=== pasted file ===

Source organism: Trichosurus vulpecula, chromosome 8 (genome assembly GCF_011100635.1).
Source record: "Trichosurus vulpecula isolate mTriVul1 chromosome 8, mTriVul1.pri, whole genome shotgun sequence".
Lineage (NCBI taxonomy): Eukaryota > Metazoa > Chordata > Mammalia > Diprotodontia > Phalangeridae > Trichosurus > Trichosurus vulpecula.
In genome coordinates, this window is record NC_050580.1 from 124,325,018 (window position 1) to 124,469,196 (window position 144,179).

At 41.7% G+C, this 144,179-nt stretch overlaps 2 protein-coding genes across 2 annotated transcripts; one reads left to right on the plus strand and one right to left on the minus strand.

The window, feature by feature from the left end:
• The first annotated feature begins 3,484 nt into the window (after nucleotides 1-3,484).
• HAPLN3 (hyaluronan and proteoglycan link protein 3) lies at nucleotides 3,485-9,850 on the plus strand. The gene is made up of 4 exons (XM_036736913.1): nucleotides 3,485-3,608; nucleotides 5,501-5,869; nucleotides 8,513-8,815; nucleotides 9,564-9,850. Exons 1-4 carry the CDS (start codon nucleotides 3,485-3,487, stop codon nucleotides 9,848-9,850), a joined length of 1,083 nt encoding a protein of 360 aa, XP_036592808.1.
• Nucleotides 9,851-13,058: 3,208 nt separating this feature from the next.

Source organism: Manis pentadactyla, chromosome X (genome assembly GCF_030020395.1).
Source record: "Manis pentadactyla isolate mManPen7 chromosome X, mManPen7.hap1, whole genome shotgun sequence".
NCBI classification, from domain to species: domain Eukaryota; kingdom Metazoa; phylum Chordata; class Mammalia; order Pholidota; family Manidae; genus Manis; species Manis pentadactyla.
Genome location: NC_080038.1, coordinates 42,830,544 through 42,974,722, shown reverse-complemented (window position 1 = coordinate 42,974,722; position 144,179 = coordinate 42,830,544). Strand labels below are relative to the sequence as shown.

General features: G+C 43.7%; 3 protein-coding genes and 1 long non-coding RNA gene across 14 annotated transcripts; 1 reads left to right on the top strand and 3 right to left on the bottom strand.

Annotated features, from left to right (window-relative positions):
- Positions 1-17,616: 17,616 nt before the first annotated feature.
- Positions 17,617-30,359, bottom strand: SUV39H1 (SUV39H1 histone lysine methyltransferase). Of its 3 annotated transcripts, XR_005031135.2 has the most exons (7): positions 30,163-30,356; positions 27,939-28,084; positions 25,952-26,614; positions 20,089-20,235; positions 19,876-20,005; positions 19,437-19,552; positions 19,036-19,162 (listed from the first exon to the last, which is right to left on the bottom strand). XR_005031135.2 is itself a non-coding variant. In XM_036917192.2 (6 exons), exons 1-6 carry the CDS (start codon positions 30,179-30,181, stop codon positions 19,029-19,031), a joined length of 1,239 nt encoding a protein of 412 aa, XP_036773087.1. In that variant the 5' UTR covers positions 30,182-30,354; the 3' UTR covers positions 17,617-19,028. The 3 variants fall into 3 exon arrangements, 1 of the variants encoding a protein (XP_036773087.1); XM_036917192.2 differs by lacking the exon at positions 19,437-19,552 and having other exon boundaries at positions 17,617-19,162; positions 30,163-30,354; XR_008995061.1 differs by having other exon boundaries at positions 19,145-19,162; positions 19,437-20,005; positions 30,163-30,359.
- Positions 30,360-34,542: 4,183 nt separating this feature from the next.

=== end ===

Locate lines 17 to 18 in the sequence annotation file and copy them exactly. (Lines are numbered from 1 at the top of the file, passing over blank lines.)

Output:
- Positions 17,617-30,359, bottom strand: SUV39H1 (SUV39H1 histone lysine methyltransferase). Of its 3 annotated transcripts, XR_005031135.2 has the most exons (7): positions 30,163-30,356; positions 27,939-28,084; positions 25,952-26,614; positions 20,089-20,235; positions 19,876-20,005; positions 19,437-19,552; positions 19,036-19,162 (listed from the first exon to the last, which is right to left on the bottom strand). XR_005031135.2 is itself a non-coding variant. In XM_036917192.2 (6 exons), exons 1-6 carry the CDS (start codon positions 30,179-30,181, stop codon positions 19,029-19,031), a joined length of 1,239 nt encoding a protein of 412 aa, XP_036773087.1. In that variant the 5' UTR covers positions 30,182-30,354; the 3' UTR covers positions 17,617-19,028. The 3 variants fall into 3 exon arrangements, 1 of the variants encoding a protein (XP_036773087.1); XM_036917192.2 differs by lacking the exon at positions 19,437-19,552 and having other exon boundaries at positions 17,617-19,162; positions 30,163-30,354; XR_008995061.1 differs by having other exon boundaries at positions 19,145-19,162; positions 19,437-20,005; positions 30,163-30,359.
- Positions 30,360-34,542: 4,183 nt separating this feature from the next.